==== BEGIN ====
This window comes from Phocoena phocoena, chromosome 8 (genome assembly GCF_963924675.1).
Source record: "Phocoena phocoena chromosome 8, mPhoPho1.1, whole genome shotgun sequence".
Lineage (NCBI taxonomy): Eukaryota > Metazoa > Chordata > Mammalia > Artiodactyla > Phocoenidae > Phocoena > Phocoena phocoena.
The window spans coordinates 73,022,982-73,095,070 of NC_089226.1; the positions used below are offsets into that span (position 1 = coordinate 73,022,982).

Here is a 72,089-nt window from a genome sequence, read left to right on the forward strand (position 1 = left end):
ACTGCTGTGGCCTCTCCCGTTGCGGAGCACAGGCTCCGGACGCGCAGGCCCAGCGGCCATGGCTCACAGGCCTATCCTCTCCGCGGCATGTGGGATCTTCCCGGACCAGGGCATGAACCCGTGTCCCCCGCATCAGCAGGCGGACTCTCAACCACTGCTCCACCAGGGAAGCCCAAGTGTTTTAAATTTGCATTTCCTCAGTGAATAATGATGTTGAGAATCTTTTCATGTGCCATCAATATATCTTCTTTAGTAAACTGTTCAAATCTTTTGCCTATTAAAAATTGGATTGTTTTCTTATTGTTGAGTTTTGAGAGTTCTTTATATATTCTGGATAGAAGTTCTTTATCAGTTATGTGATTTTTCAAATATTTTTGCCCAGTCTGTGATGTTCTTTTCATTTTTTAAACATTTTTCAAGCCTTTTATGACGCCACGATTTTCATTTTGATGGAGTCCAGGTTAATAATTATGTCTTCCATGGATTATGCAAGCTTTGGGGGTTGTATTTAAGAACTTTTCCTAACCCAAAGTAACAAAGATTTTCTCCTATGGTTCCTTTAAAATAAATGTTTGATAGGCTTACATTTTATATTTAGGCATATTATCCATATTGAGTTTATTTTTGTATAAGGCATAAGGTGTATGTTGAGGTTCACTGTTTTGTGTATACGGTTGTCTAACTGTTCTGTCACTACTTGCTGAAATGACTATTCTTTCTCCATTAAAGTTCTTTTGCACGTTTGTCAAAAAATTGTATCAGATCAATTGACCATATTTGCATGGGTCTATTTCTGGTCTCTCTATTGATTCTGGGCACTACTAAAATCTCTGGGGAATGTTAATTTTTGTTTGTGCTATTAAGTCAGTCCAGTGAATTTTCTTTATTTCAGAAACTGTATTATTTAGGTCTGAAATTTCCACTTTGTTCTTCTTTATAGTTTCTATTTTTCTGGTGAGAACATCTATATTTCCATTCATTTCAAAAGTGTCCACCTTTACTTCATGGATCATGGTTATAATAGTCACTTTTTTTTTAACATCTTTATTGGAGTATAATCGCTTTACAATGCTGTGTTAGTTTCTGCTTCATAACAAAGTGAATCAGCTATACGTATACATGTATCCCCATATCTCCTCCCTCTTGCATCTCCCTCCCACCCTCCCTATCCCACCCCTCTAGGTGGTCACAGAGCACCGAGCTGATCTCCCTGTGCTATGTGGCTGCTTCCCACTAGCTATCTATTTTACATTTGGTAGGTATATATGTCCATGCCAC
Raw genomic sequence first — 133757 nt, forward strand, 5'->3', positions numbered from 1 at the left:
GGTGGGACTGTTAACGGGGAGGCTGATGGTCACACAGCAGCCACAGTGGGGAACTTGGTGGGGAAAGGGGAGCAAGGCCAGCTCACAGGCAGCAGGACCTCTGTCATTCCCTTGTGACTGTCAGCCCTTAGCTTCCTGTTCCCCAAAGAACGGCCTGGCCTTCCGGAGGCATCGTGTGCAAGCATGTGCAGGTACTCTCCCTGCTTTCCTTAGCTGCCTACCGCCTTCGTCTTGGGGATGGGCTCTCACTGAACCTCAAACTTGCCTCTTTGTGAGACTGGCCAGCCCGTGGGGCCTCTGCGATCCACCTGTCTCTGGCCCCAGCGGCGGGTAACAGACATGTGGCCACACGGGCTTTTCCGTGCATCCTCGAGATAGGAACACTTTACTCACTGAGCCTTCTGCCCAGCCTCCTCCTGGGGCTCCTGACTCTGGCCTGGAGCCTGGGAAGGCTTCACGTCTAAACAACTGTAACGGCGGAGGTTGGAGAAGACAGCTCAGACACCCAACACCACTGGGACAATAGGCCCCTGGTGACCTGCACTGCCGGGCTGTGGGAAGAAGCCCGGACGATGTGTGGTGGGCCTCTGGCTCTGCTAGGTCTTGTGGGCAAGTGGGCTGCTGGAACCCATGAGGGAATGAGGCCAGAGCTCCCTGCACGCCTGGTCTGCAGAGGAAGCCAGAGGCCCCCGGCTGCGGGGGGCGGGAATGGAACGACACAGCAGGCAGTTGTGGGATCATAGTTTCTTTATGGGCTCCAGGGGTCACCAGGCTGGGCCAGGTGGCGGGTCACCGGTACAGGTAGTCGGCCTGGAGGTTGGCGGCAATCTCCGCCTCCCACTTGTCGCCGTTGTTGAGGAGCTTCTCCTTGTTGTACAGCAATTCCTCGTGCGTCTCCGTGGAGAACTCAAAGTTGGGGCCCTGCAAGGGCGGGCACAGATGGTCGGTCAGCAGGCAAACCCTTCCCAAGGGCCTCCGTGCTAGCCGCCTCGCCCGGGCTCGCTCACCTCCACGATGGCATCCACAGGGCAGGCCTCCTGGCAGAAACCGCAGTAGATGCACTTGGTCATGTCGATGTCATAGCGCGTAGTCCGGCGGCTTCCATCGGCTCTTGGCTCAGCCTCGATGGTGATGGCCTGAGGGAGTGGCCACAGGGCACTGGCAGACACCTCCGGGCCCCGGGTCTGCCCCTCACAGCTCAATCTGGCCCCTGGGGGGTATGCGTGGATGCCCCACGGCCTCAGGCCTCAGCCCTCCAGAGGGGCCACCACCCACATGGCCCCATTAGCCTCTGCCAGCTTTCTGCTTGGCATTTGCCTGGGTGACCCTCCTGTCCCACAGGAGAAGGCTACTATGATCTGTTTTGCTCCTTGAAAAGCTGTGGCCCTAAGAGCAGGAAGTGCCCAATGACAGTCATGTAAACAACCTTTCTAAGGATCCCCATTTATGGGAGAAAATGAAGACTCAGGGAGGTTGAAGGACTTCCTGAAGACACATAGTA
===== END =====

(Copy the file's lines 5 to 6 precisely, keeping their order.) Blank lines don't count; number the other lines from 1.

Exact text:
Here is a 72,089-nt window from a genome sequence, read left to right on the forward strand (position 1 = left end):
ACTGCTGTGGCCTCTCCCGTTGCGGAGCACAGGCTCCGGACGCGCAGGCCCAGCGGCCATGGCTCACAGGCCTATCCTCTCCGCGGCATGTGGGATCTTCCCGGACCAGGGCATGAACCCGTGTCCCCCGCATCAGCAGGCGGACTCTCAACCACTGCTCCACCAGGGAAGCCCAAGTGTTTTAAATTTGCATTTCCTCAGTGAATAATGATGTTGAGAATCTTTTCATGTGCCATCAATATATCTTCTTTAGTAAACTGTTCAAATCTTTTGCCTATTAAAAATTGGATTGTTTTCTTATTGTTGAGTTTTGAGAGTTCTTTATATATTCTGGATAGAAGTTCTTTATCAGTTATGTGATTTTTCAAATATTTTTGCCCAGTCTGTGATGTTCTTTTCATTTTTTAAACATTTTTCAAGCCTTTTATGACGCCACGATTTTCATTTTGATGGAGTCCAGGTTAATAATTATGTCTTCCATGGATTATGCAAGCTTTGGGGGTTGTATTTAAGAACTTTTCCTAACCCAAAGTAACAAAGATTTTCTCCTATGGTTCCTTTAAAATAAATGTTTGATAGGCTTACATTTTATATTTAGGCATATTATCCATATTGAGTTTATTTTTGTATAAGGCATAAGGTGTATGTTGAGGTTCACTGTTTTGTGTATACGGTTGTCTAACTGTTCTGTCACTACTTGCTGAAATGACTATTCTTTCTCCATTAAAGTTCTTTTGCACGTTTGTCAAAAAATTGTATCAGATCAATTGACCATATTTGCATGGGTCTATTTCTGGTCTCTCTATTGATTCTGGGCACTACTAAAATCTCTGGGGAATGTTAATTTTTGTTTGTGCTATTAAGTCAGTCCAGTGAATTTTCTTTATTTCAGAAACTGTATTATTTAGGTCTGAAATTTCCACTTTGTTCTTCTTTATAGTTTCTATTTTTCTGGTGAGAACATCTATATTTCCATTCATTTCAAAAGTGTCCACCTTTACTTCATGGATCATGGTTATAATAGTCACTTTTTTTTTAACATCTTTATTGGAGTATAATCGCTTTACAATGCTGTGTTAGTTTCTGCTTCATAACAAAGTGAATCAGCTATACGTATACATGTATCCCCATATCTCCTCCCTCTTGCATCTCCCTCCCACCCTCCCTATCCCACCCCTCTAGGTGGTCACAGAGCACCGAGCTGATCTCCCTGTGCTATGTGGCTGCTTCCCACTAGCTATCTATTTTACATTTGGTAGGTATATATGTCCATGCCAC